window.onload event fired (with non-obvious exceptions based on the fancy of various browser authors).
document.write to modify the contents of the page.
Well, thankfully those days are mostly behind us, and there are ways to deal with bad third parties that still use
This means that users have gotten used to interacting with pages before the spinner stops spinning, and page developers have become smarter about building pages that are usable before they are fully loaded. So for everyone hoping to measure perceived performance, the
window.onload event is no longer the best event to determine when a page is usable.
In the past, we’ve looked at various approaches of determining in a generic manner when a particular page is usable, but for a given site, the developer or site owner knows the use cases that the site was designed to handle, and knows which elements are pre-requisites for a particular user to act on their intention.
In order to measure this intent, we need at least two interesting events, one where the user signals their intent to do something, and the second when the page is in a state where they can accomplish their task or their task is complete.
The user may signal intent by entering a URL into the browser, clicking on something, or submitting a form.
An intent to read an article is typically considered complete when the content of that article is visible in the browser, while my intent to submit this article is complete once I hit the Publish button and the browser responds with a success state.
An intent to purchase a gift for someone, on the other hand, may involve a long process with multiple clicks, and submits going through multiple products, reviews, and a checkout process.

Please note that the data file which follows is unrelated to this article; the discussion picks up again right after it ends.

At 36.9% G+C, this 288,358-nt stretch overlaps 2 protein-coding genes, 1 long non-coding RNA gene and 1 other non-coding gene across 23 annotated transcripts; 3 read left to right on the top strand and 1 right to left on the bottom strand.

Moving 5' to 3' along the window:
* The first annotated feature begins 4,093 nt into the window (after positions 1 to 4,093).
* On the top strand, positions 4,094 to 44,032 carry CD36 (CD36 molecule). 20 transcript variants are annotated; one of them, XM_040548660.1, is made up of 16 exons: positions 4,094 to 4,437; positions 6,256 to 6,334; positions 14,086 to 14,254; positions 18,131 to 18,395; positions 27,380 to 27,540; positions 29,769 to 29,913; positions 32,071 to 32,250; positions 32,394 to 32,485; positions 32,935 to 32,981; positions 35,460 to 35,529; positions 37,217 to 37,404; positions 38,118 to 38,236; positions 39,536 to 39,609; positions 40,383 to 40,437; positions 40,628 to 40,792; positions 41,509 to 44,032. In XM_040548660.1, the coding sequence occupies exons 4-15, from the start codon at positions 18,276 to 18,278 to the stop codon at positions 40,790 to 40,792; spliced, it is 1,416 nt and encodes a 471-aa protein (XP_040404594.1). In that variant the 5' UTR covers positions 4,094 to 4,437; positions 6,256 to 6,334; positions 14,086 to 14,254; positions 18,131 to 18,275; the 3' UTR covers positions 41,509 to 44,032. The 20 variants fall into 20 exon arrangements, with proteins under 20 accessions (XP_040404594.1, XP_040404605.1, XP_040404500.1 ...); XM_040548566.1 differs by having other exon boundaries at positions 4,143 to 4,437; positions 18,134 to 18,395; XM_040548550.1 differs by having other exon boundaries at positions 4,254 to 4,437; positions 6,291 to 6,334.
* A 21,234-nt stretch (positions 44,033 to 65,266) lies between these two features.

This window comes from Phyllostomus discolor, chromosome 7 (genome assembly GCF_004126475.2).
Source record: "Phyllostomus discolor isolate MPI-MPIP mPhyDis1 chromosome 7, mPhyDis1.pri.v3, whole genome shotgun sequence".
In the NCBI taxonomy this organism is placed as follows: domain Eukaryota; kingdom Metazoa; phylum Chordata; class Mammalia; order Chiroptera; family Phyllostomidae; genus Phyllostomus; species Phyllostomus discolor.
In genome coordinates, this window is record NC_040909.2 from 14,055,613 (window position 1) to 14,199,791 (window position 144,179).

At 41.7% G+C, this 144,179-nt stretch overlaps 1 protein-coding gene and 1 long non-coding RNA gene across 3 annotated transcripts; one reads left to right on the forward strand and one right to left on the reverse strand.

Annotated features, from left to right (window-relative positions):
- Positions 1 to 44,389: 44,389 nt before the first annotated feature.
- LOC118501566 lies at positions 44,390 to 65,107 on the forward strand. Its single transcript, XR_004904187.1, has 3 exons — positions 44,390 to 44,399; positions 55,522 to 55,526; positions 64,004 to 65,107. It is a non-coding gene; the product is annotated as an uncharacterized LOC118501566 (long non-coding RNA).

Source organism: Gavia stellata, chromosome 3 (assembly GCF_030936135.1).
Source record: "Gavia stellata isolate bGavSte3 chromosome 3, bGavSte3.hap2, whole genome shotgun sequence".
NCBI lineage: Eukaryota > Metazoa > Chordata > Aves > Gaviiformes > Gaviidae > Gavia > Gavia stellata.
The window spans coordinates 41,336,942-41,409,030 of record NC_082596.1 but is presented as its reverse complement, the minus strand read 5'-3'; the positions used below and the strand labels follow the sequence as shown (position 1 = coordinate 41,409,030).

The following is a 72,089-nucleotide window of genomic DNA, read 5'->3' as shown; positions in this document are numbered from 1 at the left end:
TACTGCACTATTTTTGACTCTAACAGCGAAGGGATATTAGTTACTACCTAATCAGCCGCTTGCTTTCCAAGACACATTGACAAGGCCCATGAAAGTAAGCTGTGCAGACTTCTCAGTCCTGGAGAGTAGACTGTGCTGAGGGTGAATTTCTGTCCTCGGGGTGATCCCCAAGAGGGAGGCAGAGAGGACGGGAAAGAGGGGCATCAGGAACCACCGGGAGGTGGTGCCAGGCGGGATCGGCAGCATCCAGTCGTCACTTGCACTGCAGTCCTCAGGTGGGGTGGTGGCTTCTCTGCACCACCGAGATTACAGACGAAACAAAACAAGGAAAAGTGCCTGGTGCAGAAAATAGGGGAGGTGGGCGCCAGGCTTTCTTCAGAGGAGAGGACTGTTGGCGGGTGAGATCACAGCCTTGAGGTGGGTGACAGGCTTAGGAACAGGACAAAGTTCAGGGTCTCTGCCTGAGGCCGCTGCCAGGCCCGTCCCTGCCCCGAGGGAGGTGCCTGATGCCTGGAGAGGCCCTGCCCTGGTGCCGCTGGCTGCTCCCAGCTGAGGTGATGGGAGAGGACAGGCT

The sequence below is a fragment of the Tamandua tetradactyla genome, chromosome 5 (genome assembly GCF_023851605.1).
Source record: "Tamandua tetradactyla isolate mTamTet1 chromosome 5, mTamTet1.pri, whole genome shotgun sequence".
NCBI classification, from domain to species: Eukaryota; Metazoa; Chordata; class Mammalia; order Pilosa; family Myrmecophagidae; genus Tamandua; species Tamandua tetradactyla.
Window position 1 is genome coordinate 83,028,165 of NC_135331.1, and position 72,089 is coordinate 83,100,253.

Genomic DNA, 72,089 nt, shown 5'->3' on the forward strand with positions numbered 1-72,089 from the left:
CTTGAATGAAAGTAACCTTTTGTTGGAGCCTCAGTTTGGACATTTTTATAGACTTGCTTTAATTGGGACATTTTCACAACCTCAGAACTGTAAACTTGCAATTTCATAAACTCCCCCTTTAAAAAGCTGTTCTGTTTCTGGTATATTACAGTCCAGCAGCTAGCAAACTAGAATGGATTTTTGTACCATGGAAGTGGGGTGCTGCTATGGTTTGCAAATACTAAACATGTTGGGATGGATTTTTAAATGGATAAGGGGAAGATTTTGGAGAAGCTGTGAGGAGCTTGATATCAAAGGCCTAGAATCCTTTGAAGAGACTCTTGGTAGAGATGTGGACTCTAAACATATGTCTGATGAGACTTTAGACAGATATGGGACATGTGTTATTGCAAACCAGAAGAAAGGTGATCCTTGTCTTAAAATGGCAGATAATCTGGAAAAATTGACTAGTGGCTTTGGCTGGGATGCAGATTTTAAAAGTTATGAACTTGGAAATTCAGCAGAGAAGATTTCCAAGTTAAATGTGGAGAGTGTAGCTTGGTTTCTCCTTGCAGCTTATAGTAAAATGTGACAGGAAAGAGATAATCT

Today we’ll look at some simple code to measure when certain things have happened on a page using a
If a user clicks on something, we set a timer, but we also start a
MutationObserver will look for any changes to the DOM starting from the
document object and nesting down into all children and will call the
callback on those changes.
The callback needs to do a few things:
So this is all fairly simple, and it’s well documented. The part we really care about is the “check for interestingness” that I’ve included in comments above.
MutationObserver does not work well when changing
innerHTML. If you manipulate an element’s
innerHTML, only top level elements in the HTML fire the callback, so we do something else:
Multiple page journeys take this idea a little further. The technical matters of timing the events remains the same. The big difference is that you now need to leverage
cookies to store timer information while you wait for the journey to complete.
There are a large number of documents on working with both, so I won’t go into the code today.
According to CanIUse, MutationObserver is fairly well supported among modern browsers, and there’s a polyfill for older browsers.
I’d especially like to thank Nic for all his work on this project.